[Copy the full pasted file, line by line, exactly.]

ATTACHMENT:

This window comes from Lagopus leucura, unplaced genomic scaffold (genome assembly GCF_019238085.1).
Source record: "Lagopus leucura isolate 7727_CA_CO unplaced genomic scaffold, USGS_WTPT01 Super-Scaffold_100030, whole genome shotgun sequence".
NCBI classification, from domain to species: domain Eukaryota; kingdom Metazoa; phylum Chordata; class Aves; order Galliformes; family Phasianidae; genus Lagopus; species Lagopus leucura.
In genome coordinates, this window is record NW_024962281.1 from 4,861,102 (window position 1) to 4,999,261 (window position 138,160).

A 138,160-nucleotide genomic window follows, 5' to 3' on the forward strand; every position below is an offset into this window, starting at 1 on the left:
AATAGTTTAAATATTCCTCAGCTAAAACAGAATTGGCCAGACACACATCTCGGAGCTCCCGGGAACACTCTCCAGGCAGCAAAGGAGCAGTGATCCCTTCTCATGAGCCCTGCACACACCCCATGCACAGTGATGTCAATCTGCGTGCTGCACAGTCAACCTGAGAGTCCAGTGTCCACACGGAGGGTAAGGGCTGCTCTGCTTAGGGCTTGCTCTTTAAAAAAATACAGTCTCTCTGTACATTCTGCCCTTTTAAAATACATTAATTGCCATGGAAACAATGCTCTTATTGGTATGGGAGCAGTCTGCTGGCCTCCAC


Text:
This window comes from Lagopus leucura, unplaced genomic scaffold (genome assembly GCF_019238085.1).
Source record: "Lagopus leucura isolate 7727_CA_CO unplaced genomic scaffold, USGS_WTPT01 Super-Scaffold_100030, whole genome shotgun sequence".
NCBI classification, from domain to species: domain Eukaryota; kingdom Metazoa; phylum Chordata; class Aves; order Galliformes; family Phasianidae; genus Lagopus; species Lagopus leucura.
In genome coordinates, this window is record NW_024962281.1 from 4,861,102 (window position 1) to 4,999,261 (window position 138,160).

A 138,160-nucleotide genomic window follows, 5' to 3' on the forward strand; every position below is an offset into this window, starting at 1 on the left:
AATAGTTTAAATATTCCTCAGCTAAAACAGAATTGGCCAGACACACATCTCGGAGCTCCCGGGAACACTCTCCAGGCAGCAAAGGAGCAGTGATCCCTTCTCATGAGCCCTGCACACACCCCATGCACAGTGATGTCAATCTGCGTGCTGCACAGTCAACCTGAGAGTCCAGTGTCCACACGGAGGGTAAGGGCTGCTCTGCTTAGGGCTTGCTCTTTAAAAAAATACAGTCTCTCTGTACATTCTGCCCTTTTAAAATACATTAATTGCCATGGAAACAATGCTCTTATTGGTATGGGAGCAGTCTGCTGGCCTCCAC